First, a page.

On a single day last May, a massive cyber-attack called WannaCry Ransomware blighted over 200,000 Windows computers in some 150 countries. It might have been more had it not been for the quick actions of Marcus Hutchins, a cyber-security expert, who discovered a kill-switch built into the ransomware’s code. Apparently, before infecting a system, locking its files, and demanding a ransom from its owner, the ransomware first checked for the non-existence of a gobbledygook web domain. Hutchins simply registered the domain for $10, brought it into existence by pointing URL requests to his own server, and thereby thwarted the attack. Hutchins became an overnight hero (sadly for him, the new status did not last much longer than overnight). However, you or I could have claimed some credit for halting WannaCry. All we would have needed was Hutchins in our team, and set him to work. Failing that, we would have to have had at least one person in our team capable of coming up with the idea of looking for a kill switch, another able to find it hidden in the code, and another with a credit card to put in a call to GoDaddy.
In the decision sciences, a clear distinction is made between risk and uncertainty. You take a risk when you know in advance all the potential outcomes of your choice, and their respective probabilities. This risk description covers things like coin tosses, lotteries and spins of a slot machine. In such circumstances, only cold logic, statistical thinking, and possibly a pocket calculator, should influence your decision about whether to run the risk or not. As soon as some of the outcomes, and/or some of the probabilities, are not known, we enter the realm of uncertainty. In this less ordered domain, reason and statistics become less useful because there is nothing to calculate. Instead, argue decision scientists, one should rely more on one’s intuition, gut feelings and rules-of-thumb. Examples of such judgements include living to be one hundred years old, falling in love, or being killed by a terrorist. Any decision to bet on them – or insure against them – involves dealing with uncertainty… Read more on TCAM’s website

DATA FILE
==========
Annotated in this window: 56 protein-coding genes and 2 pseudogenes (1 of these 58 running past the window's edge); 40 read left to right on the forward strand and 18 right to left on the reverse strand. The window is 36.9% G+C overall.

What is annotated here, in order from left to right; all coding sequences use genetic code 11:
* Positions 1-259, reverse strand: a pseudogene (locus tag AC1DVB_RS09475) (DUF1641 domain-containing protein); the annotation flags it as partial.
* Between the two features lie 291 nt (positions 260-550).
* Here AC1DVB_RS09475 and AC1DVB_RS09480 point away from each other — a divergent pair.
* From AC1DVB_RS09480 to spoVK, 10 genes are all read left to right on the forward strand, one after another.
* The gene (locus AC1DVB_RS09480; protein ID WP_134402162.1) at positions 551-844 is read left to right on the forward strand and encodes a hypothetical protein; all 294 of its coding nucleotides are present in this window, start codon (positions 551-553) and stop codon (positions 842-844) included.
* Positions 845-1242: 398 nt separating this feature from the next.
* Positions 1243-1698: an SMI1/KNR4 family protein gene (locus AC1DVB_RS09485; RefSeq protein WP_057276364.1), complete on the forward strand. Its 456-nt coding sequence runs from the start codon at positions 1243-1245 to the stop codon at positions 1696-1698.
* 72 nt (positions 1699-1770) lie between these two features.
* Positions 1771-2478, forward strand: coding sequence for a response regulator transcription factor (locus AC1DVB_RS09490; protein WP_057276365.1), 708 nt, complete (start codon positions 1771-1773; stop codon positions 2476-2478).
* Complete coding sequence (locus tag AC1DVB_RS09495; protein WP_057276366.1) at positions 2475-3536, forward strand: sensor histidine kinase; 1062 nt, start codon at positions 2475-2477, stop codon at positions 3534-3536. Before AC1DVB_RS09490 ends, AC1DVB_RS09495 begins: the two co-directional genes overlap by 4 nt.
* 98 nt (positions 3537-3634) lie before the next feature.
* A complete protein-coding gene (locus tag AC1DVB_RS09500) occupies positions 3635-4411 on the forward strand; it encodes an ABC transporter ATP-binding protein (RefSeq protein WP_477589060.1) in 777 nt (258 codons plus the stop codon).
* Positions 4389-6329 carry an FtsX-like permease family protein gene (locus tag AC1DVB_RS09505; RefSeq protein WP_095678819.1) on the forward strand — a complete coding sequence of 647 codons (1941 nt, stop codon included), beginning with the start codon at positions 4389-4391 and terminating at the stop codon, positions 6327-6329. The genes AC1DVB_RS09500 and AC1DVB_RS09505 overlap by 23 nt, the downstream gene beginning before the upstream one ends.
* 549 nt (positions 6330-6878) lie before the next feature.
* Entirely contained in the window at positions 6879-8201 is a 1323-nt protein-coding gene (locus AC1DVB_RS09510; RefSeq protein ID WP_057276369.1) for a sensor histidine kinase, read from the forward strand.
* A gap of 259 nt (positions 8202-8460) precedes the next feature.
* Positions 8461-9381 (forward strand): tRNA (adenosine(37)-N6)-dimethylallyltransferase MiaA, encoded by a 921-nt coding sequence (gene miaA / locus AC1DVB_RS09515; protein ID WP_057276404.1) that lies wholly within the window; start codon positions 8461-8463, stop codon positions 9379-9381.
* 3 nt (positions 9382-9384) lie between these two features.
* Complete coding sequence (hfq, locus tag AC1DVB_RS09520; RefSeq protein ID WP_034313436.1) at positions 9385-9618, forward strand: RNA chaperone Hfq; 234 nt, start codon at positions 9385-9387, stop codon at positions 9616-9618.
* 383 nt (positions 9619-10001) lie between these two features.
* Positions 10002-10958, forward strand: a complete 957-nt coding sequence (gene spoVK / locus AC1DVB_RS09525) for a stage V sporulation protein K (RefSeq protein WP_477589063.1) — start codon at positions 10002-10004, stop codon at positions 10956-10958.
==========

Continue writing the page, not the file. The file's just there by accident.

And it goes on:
Can you think of an example of an effective working group? I can: a disaster rescue and recovery team. These are groups of men and women who, in the aftermath of a catastrophe, work to rescue the victims and to prevent subsequent loss of life. They are composed of specialists, like engineers, medics, electricians, and dog handlers. In the case of major disasters, such teams are brought in from several different countries. Some of them might never have worked together before. Yet the operation runs effectively. If teamwork is possible in such a diverse group, under intense time and performance pressure, in inhospitable working conditions, and among people who might not even have met before, why can it sometimes seem so difficult in the typical corporate environment?
At least one asset is guaranteed to enrich your portfolio this year: your investing experience. Stick at it long enough and you will encounter practically everything from start-ups to meltdowns, flashes in the pan to flash crashes, slim pickings to fat fingers. You will also discover the financial impact of earthquakes and tsunamis, of both the political and geological varieties. The wisdom of the years, one might argue, ought to make you a better investor. [Read more on TCAM’s website]